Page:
“One Man’s Ceiling Is Another Man’s Floor.” – Paul Simon
Did Jesus really walk on water? While you may think it’s a simple yes or no statement, let’s suggest three different alternatives to answer this somewhat strange question:
God Almighty – what a question! With the help of the divine intervention, the miracle of Jesus walking on water took place some two thousand years ago.
C’mon let’s be sensible here… There is probably some good scientific explanation for all this. Perhaps he was wearing special shoes, or maybe there was something under the water. Did you ever see some of Houdini’s tricks?
Let’s compare this to many other developed false rumors: It was probably good propaganda at the time. Most likely, certain people were standing too far away from the scene and, you know, exaggerated a bit.
So – which option do you think it is? Which one would you put your money on? Hey, I saw you smiling back there. If you’re more Jewish oriented, you may translate ‘Jesus’ into ‘Moses’ and “walking on water” into “extracting water from the rock”. If you’re into Islam… well… some other time perhaps. After you grant Salman Rushdie a formal and total pardon.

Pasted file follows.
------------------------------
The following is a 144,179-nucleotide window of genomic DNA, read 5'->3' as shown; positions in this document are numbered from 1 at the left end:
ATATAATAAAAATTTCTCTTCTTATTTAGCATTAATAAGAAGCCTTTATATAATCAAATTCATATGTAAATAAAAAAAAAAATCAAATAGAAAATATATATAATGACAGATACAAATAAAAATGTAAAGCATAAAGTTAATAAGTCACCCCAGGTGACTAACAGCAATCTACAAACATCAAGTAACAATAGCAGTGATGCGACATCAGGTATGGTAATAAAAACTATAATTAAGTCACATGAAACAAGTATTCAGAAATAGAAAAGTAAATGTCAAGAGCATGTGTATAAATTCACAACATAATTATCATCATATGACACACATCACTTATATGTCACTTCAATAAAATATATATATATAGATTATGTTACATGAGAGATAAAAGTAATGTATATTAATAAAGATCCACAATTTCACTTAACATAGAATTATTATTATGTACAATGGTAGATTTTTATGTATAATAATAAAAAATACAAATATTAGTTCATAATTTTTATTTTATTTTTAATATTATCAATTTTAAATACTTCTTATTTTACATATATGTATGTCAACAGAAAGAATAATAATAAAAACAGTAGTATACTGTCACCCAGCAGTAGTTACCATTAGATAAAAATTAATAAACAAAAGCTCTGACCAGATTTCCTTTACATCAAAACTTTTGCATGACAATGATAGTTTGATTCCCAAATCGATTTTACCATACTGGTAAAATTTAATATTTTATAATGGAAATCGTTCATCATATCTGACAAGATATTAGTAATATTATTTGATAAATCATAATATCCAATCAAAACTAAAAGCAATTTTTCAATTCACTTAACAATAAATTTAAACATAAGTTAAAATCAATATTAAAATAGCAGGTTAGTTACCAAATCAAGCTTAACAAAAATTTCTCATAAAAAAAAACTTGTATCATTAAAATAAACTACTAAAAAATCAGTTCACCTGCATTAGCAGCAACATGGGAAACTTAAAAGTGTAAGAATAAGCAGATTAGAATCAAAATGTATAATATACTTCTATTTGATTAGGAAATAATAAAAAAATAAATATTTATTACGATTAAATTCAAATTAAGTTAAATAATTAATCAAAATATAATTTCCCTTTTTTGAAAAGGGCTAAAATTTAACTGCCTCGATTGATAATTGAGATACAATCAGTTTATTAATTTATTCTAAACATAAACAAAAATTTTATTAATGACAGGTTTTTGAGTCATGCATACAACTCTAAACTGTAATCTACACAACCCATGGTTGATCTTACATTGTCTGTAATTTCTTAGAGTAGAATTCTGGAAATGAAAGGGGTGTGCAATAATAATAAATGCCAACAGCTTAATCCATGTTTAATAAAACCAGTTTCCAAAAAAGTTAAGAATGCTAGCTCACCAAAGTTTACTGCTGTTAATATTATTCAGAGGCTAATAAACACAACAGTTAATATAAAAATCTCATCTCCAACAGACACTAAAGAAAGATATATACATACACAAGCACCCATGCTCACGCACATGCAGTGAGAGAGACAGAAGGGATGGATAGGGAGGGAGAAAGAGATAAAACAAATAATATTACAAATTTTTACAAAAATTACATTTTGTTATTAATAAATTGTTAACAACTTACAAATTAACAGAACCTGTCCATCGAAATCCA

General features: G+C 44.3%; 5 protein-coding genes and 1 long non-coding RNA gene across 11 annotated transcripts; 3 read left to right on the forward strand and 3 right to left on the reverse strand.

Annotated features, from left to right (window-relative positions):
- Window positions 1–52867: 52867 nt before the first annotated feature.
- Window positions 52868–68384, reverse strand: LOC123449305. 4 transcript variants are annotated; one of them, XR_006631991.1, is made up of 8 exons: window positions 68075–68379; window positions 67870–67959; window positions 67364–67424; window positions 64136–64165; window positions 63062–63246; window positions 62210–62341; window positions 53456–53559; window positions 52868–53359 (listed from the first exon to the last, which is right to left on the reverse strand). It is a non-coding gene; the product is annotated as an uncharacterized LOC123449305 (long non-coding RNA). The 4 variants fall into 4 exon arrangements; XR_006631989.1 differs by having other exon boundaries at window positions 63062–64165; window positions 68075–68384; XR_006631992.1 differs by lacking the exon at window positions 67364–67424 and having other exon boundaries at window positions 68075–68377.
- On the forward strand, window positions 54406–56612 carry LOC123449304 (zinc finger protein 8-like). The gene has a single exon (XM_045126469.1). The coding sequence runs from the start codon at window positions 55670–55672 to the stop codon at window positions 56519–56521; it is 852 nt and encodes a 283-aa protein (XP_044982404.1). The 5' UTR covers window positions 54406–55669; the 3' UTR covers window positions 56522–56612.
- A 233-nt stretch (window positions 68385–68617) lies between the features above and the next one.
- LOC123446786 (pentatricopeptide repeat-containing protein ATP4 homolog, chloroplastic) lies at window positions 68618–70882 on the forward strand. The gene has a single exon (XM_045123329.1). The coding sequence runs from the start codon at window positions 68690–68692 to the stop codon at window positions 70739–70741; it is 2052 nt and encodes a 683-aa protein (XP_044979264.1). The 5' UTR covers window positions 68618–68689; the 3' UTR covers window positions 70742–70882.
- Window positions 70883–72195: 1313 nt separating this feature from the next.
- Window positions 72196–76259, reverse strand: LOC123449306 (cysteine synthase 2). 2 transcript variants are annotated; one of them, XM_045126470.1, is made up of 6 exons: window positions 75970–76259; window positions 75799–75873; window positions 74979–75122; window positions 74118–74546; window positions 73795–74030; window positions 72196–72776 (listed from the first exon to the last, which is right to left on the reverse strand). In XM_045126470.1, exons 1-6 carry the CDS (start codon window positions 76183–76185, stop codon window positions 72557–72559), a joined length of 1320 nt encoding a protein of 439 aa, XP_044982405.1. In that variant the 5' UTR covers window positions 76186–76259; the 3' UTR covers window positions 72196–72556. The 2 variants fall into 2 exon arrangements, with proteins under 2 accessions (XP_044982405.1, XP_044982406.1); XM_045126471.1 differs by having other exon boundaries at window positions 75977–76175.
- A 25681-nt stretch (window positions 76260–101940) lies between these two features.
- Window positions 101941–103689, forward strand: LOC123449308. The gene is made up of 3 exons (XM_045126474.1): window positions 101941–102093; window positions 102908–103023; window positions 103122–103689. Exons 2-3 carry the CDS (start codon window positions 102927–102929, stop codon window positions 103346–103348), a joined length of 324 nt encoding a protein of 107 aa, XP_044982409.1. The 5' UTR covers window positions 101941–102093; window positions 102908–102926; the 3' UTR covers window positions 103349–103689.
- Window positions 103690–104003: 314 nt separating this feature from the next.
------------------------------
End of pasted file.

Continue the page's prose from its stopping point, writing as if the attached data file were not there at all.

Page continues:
Actually, in the Jewish case, option 3 has an interesting variant – let’s name it ‘3a’ – which states that the very existence of Moses himself is a myth. You see, the more ancient a Biblical story is, the less historically factual it is. Don’t get me wrong here: Of-course it is possible that a person with a similar name and of some historic importance did once live, however, ancient stories evolve over time, tending to become less accurate and to produce more local variants and versions. Think of Noah’s ark and the Babylonian story of Gilgamesh. Think of the American Indian Hiawatha sent by the great spirit to guide the people. Think of Adam and Eve, and the poor snake.
But let’s get back to miracles.
Robert Green Ingersoll was born in Dresden, New York in 1833, and later became known as one of the greatest anti-religious minds of his time. He protested for freedom of ideas and against the very notion of heresy. When asked to help in the reconstruction of the blown-away Baptist Church in De Leon, Texas, Ingersoll wrote: “If the ‘Lord God of Israel’ wants a Baptist Church at De Leon, let him change the wind, and blow the old one back.”